Editor’s note: The theme of the 2019 International Student Leadership Conference is “Chaos: Discovering adventure in adversity.” Chaos, adventure, adversity — they’re all pretty abstract ideas that mean different things to different people. To help make these ideas more concrete, more real, we’ve written up this list of ways volunteers like you have turned a challenging situation into a learning experience through your involvement with Operation Smile.
By Sol Sanchez, ISLC 2019 media intern
It’s a fact of life that we’ll all face challenges, but it’s how we overcome those challenges that says a lot about who we are. For these Operation Smile volunteers, serving the organization didn’t just help them face their challenge — it helped them face themselves. Here’s how they turned adversity into adventure.
As one of the founding members of the Operation Smile club at his school in Paraguay, 17-year-old Yanik Sitta has helped raise awareness with the #45minutes social media campaign, rallying media attention and interviews for Operation Smile.
But for Yanik, it hasn’t always been easy to be so outgoing.
“I have lived in three different countries, and I am only 17 years old,” he said. “I was always the new guy.”
To Yanik’s surprise, he found a special group of students that made him feel welcome, inspired and eager to come back.
“Operation Smile has helped me bring out the best of me, to show myself to the world the way I am and to feel proud about that,” Yanik said. “I felt that I belonged to Operation Smile since the first time I participated in an activity of students programs. All that passion for the cause only grew bigger when I was able to meet the patients and the incredible volunteer network that works around the world.”
Ana Sofía Villamil
Ana Sofía Villamil of Venezuela isn’t just a longtime Operation Smile volunteer — she’s basically a lifetime volunteer. The 18-year-old said her mother, a volunteer anesthesiologist for the organization, has been bringing her to medical mission sites since she was 3 years old.
Those years have been full of sensitive moments — moments that taught her it’s the relationships you build that matter most.
“There were many times I had to push myself further to help that parent, to feel a little more comfortable with the whole situation of being outside the operating room, feeling powerless and sorry for the times they are waiting anxiously for the news of whether his child is having surgery or not,” she said. “This way I learned how to approach people that are affected by the consequences of a reality much more vulnerable than mine.”
Ana Sofia is a committed girl who wants to built a future where everyone is taken into account, and she’s taking action now through Operation Smile.
Sixteen-year-old Valeria Mejia got involved with Operation Smile at the hospital. Not specifically during a medical mission or as a student volunteer, but as a patient there.
She was receiving treatment for her blood condition, idiopathic thrombocytopenia. This disease causes many marks and wounds in her body, for which she said she’s always felt very ashamed and different.
While she was there, she had to change rooms. When she asked why, the nurse told her that the room she was in was going to be used by an organization that offers surgeries to children born with cleft lip and cleft palate.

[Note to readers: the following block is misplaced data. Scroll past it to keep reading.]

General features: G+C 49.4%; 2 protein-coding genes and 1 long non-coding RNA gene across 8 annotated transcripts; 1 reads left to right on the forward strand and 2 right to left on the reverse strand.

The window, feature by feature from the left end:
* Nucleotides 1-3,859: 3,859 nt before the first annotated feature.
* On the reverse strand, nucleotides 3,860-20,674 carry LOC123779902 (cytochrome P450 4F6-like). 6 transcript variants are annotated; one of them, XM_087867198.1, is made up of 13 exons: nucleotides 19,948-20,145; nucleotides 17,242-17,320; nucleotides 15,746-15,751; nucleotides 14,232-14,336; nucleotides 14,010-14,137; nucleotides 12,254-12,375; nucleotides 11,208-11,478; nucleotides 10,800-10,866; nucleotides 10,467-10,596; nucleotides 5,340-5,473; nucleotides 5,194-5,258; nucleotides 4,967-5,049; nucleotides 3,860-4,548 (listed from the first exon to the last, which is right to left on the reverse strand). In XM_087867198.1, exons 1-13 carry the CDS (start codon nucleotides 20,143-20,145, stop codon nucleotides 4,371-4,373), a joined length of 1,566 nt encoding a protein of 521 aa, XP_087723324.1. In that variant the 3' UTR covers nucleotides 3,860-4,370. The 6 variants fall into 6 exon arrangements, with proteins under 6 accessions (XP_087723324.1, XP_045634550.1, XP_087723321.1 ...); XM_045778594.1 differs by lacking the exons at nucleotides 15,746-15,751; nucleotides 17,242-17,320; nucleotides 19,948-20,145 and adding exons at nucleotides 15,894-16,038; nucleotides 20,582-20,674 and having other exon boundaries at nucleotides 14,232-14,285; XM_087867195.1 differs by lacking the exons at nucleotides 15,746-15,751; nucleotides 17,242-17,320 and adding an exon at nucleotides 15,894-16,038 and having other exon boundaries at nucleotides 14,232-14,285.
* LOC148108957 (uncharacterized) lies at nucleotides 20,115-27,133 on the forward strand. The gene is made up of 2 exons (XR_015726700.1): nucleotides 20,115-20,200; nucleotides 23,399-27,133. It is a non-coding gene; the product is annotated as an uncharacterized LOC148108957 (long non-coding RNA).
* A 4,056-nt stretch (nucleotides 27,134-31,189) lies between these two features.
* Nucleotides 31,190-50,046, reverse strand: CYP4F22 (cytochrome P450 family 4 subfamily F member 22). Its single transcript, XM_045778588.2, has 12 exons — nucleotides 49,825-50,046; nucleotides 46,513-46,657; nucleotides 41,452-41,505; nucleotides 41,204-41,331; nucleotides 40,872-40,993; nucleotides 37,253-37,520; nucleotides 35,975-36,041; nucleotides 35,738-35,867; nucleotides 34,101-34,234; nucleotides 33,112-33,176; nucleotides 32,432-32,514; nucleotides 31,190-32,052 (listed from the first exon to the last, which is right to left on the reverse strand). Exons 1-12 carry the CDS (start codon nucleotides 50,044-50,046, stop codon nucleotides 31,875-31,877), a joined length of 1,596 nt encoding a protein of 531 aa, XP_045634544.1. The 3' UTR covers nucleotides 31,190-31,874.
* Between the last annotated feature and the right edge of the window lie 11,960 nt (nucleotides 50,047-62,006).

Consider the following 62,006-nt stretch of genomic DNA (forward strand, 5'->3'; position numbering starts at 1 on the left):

“The next day, I went to see what was that all about. I saw the photo of a child,” said Valeria, who’s now a a member of the CEL leadership team.
That year, Operation Smile went to her school in Duitama, Colombia, in search for volunteers.
It was time to act, she told herself; she decided that she was not going to be defined by her disease or insecurities.
“I am an active person. I like to do things, and I consider myself a leader,” she said. “But I was afraid of not be taken seriously because of those little marks in my skin.”
“That day, after seeing the photo of that child and learning all the struggles that they go through to survive, I realized how lucky I am. Operation Smile helped me love myself and gave me the courage to embrace my reality the way it is.”
Cristal Britez of Paraguay was helping at the medical records station during screening day and was confronted with a challenge.
More than 70 percent of her country’s population speaks their native language, Guarani, in daily life — but like many other young people, Cristal hadn’t learned it.
“Most of the patients and their parents who come to Asunción looking for the surgery or treatment they need speak only Guarani,” said Cristal, who’s 20 years old. “During our medical missions, this can be an issue because most of our student volunteers don’t speak the language and find a hard time understanding what the parents are saying. That happened to me more than once when I was filling the medical records during screening day. I figured that it wasn’t just me struggling with that, so I decided I had to do something about it.”
With the help of some friends, Cristal prepared a manual with basics expressions and questions in Guarani to help the volunteer crew to communicate better with the patients and parents.
For the next medical mission, she is planning to run a Guarani class where student volunteers will be able to recreate many medical mission situations where they will have to face the demands of the language.